Thursday, August 09, 2012
- by Rep. Scott DesJarlais
Two years ago, Obama Senior Advisor David Axelrod and Vice President Joe Biden hit the airwaves to proclaim that the summer of 2010 would forever be known as “recovery summer”. This media blitz was designed to tout the jobs that would be created by President Obama’s $800 billion dollar stimulus package.
Flash-forward two years and we have now seen 42 months of unemployment above eight percent and a Gross Domestic Product that has slowed to a 1.5 percent growth rate. Clearly recovery summer failed to live up to its name.
It seems that the economic relief we are looking for still hasn’t arrived. Unfortunately, the policies instituted by the president are compounding our economic woes. His approach of more government and more regulation is imposing enormous hurdles on the very people that we are counting on to lead the way to a more prosperous economic future – the American businessman.
I have had an opportunity to meet with more than 40 businesses across Tennessee’s Fourth Congressional District. It has been truly inspiring to speak with these innovative and determined individuals who, through hard work, have built successful businesses that employ numerous Tennesseans.
The message they ask me to take back to Washington is clear: government is stifling their ability to grow their businesses and create jobs by imposing an unmanageable network of bureaucratic red tape on them.
Just this year alone, the federal register – where regulations are published – has added 41,662 pages of new regulations. That amount of paperwork would take a combined 114.1 million hours to complete or over 13,000 years of working 24 hours a day.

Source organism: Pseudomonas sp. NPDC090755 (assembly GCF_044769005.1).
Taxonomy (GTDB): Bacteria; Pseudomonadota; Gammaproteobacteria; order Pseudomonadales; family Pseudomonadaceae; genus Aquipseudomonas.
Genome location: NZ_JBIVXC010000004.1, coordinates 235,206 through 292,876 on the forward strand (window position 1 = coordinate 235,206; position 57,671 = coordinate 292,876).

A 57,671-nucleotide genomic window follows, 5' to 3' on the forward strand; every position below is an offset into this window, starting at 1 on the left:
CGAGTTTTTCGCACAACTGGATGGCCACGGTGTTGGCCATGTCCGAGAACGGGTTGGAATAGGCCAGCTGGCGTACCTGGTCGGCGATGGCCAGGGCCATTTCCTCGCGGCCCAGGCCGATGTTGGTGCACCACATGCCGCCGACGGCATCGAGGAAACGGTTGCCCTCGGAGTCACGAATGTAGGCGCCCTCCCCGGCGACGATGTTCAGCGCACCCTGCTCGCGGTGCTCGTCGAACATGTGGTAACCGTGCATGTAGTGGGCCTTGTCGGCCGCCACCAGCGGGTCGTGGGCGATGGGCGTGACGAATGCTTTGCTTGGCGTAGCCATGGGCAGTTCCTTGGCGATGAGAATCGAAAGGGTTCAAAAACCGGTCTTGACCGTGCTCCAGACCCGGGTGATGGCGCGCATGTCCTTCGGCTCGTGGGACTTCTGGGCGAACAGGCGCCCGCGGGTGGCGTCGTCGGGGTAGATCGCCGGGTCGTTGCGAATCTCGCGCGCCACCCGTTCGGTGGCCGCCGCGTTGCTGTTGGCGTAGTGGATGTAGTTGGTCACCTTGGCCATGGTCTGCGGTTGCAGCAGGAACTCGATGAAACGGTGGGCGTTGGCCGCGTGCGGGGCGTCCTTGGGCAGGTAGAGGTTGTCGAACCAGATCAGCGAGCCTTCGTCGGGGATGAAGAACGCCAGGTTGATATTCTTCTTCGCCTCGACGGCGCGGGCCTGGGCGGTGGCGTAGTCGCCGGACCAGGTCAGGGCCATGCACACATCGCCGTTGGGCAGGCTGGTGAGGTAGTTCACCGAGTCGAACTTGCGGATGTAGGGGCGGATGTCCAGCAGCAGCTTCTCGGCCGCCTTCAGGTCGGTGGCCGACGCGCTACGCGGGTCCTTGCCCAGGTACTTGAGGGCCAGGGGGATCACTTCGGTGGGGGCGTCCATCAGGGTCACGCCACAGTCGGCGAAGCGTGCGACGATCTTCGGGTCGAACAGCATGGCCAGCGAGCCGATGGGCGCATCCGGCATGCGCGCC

Now certainly there is a need for responsible and common sense regulations to protect American workers and consumers, but Washington has created an environment where regulations are being used as a tool simply to expand government – not to provide necessary safeguards.
There is a misconception that federal regulations mainly target large corporations with proven track records of abusing the public trust. But nothing could be further from the truth. It is small businesses that bear the brunt of overregulation.
A study by Nicole and Mark Crain on behalf of the Small Business Administration in 2010, estimated that the total annual cost of all federal regulations in the United States increased to more than $1.75 trillion in 2008. Another study from the SBA found that per employee, small business face regulatory costs 36 percent higher than large businesses. In fact, the SBA estimates that the annual costs of federal regulations per employee cost businesses with fewer than 20 employees around $10,585 per employee compared to $7,755 per employee for businesses with 500 or more workers. That same study goes on to say that it is now easier to start a business in Slovenia, Estonia and Hungary than the United States of America.
We already are running the risk of regulating our businesses into bankruptcy, yet the Obama administration wants to continue down this failed path.
Since taking the oath of office, President Obama has under review more than 400 regulations classified as economically significant. “Economically significant” regulations are those defined as any regulation “likely to have an annual effect on the economy of $100 million or more”. Out of these 400 regulations, 106 have already been implemented at a cost of $46 billion per year.
In response to the outcry from small business owners across our country, the United States House of Representatives recently passed legislation that would impose a freeze on the implementation of economically significant regulations until the unemployment rate falls to 6% or below. This is just one of the more than 30 House-passed jobs bills that are languishing in the Senate.
There is a bipartisan consensus that in these difficult times, the last thing that we need to be doing is unnecessarily hampering our nation’s job creators. I hope that Senate Democrats and President Obama will recognize the seriousness of our economic situation and enact the House-passed jobs bills so that our nation can begin to experience a true economic recovery.